On Incommensurability

5:36:00 AM

I’ve been away buried under a tottering stack of papers working on my MSc thesis. My thesis focused on formalizing a theory of incommensurability, which occurs when two things can’t be traded off against each other.

Imagine you’re trying to rent a vacation apartment. The qualities that are most important to you in any apartment are how close it is to the metro station and the amount of natural light it receives (pretend you’re a fan of Nordic design so the natural light thing makes sense).

If you’ve got an apartment that receives an amazing amount of natural light but is two hours away from the metro station, and one that is ten minutes away from the metro but is in what Nigerians would call a ‘face-me-I-face-you’ building: surrounded by other houses on all sides and receiving very little natural light. It becomes harder to choose which apartment you prefer because neither is entirely better than the other. This conundrum, in a nutshell, is incommensurability: you’re not indifferent between the apartments, but you also cannot easily tradeoff between them, causing the decision making process to become both mentally and emotionally taxing.

Some of the resources I enjoyed reading through while working on my dissertation included:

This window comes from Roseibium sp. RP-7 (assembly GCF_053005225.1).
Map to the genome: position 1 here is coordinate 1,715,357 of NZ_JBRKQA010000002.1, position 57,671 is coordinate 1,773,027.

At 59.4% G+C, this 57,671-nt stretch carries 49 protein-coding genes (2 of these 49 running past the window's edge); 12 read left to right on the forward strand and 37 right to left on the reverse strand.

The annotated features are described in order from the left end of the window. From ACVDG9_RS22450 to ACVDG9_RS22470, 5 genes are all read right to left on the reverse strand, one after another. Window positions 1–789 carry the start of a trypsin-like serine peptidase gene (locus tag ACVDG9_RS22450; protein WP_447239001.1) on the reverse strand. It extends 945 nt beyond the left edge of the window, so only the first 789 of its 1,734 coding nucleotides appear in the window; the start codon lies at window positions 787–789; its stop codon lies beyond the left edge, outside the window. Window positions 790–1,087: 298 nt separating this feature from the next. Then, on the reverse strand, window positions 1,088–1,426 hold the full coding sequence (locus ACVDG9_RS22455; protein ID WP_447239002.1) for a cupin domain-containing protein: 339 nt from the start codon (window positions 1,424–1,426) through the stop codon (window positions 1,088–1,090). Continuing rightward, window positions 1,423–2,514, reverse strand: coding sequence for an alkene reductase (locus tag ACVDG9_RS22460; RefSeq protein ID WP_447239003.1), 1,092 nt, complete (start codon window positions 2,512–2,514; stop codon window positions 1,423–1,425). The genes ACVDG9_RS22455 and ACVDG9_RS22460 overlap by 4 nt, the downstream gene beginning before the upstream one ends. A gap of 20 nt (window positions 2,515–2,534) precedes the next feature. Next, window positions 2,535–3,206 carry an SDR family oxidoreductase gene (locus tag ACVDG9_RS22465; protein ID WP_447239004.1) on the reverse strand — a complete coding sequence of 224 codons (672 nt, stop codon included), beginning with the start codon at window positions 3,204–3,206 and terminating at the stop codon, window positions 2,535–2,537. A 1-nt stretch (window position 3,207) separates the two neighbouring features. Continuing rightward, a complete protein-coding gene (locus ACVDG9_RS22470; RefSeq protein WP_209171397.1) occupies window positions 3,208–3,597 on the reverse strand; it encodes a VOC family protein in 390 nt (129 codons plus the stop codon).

1.   Ruth Chang’s easy to read guide to incommensurability. Chang is a philosopher with a knack for clear and engaging writing.

2.  The Scandal of the Irrational retells a story of the Pythagorean brotherhood who first conceived of the term incommensurability to describe the relationship between two things that can’t directly be measured. They [wrongly] assumed rational and irrational numbers could not be represented on the same scale, capturing a rift between arithmetic (dealing with the rational) and geometry (irrational). Scandal, deaths, and more abound in this tale. This is a chapter in Abel’s Proof which has an even more intriguing history.

3.  There’s relatively little research on incommensurability, but Deparis et al., (2012) in some ways establish the first/second paper directly looking into the issue. The concepts and intuitions are straightforward, the methodology, not so much. But a good read overall.

4.  Economics is very concerned with utility. However, the way utility is used (as a proxy for value) and the assumptions inherent in this use, are quite dissonant. Daniel Read traces the origins of utility from Bentham to Kahneman, in this fascinating read.


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